Cypress bonsai

The main characteristics of the Cypress bonsai plant

Cypress bonsai plants are called Chamaecyparis in botany and belong to the Cupressaceae family. Native to the Asian continent and North America, they are conifers with evergreen foliage and a compact appearance. The bark of the trunk appears wrinkled even in young specimens and takes on an old-fashioned appearance over time. The foliage can have a conical or columnar bearing, the leaves are scaly and have an ovate shape of dark green color and depending on the species it takes on blue tones. The Cypress bonsai most easily available on the market is the so-called Chamaecyparis obtusa, it easily adapts to different environmental and climatic contexts, does not fear pruning, topping and winding, it is easy to grow even by the most inexperienced.

Cultivation techniques of the cypress bonsai species

There are not many cultural attentions that the Cypress bonsai requires to grow and develop a compact leaf crown. The most suitable soil for these plants is mainly composed of akadama, mixed with portions of garden soil and gravel, to ensure proper water drainage. The exposures are very bright and sunny in winter while they are more shaded during the warm months of the summer season. They can grow outdoors but need to be protected from sub-zero temperatures, prolonged frosts, and strong currents from the north. Irrigation is regular but not too abundant throughout the year, wait until the substrate is dry before proceeding with watering again. Repotting is done every two to three years.

Pruning and pinching of cypress bonsai plants

Cypress bonsai need to develop the foliage well before undergoing the intervention of the formation pruning that takes place before the spring vegetative restart, usually every two years. The natural appearance that these plants take on with the passage of time is columnar or conical. Too numerous or opposing branches must be eliminated. The compact habit can weigh down the plant in the long run, so it is necessary to thin out the most leafy branches with suitable scissors. The use of pinching is essential to balance the development of leaf buds that grow continuously, all year round. Starting from the base, the most vigorous and large shoots are pinched to make room for the younger ones, recognizable by their smaller size.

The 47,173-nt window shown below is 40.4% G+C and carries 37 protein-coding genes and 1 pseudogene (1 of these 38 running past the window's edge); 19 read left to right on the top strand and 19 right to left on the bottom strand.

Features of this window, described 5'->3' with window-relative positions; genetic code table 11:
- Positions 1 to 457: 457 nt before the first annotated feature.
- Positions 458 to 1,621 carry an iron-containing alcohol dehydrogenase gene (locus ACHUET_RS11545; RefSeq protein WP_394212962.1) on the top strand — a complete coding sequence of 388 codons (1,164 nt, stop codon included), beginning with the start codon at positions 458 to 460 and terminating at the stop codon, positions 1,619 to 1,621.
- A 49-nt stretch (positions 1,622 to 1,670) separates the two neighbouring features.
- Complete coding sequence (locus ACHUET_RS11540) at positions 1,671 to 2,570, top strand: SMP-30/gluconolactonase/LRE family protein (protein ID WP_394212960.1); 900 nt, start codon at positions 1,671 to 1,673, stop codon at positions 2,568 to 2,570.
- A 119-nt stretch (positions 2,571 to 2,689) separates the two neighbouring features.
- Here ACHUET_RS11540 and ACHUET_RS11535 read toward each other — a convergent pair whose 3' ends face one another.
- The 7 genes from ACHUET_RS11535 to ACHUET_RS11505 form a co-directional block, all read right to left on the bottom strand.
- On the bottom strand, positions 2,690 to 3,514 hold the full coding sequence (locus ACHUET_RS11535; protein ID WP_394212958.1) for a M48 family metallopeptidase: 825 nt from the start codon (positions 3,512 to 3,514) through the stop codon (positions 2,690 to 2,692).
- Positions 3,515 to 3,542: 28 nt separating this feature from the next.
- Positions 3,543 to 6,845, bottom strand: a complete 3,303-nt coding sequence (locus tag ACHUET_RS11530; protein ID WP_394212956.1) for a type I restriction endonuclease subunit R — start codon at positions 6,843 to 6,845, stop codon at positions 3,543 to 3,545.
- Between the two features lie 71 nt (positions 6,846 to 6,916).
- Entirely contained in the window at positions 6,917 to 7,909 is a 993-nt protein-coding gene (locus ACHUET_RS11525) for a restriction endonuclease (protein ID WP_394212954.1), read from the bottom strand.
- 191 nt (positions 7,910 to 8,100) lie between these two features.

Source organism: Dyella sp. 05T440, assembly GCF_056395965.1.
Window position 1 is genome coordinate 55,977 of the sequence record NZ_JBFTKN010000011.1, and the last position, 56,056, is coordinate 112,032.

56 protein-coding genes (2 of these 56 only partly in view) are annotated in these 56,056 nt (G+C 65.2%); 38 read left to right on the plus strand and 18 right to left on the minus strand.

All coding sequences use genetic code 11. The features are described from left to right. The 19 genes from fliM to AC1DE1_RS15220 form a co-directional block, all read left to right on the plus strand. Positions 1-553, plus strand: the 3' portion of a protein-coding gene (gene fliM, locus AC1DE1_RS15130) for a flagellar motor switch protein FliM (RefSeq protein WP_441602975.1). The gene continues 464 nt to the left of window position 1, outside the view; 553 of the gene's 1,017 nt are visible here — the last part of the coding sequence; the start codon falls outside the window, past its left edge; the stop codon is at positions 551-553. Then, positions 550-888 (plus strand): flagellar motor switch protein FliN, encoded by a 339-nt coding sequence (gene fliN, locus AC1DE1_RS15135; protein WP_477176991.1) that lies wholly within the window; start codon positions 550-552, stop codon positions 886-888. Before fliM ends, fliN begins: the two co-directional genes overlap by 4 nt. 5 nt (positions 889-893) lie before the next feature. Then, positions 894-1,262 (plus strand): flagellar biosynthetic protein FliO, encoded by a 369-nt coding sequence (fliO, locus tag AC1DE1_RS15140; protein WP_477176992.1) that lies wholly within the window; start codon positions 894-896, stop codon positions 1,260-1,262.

Cypress bonsai: Fertilization and adversity of cypress bonsai plants

The period to start fertilizing the Cypress bonsai coincides with the vegetative restart which takes place in spring. The little soil contained in the pot easily loses the nutrients necessary for a luxuriant and continuous growth. Every two weeks, it is advisable to administer a specific fertilizer, rich in phosphorus and potassium to be diluted in the irrigation water. In the month of July the fertilizer is suspended to resume later, at the end of August and continuing until autumn. Water stagnation from watering can lead to the onset of fungal diseases that affect and perish the delicate root system. They can also be infested with scale insects and aphids, to prevent it is advisable to periodically carry out treatments with insecticides and fungicides.

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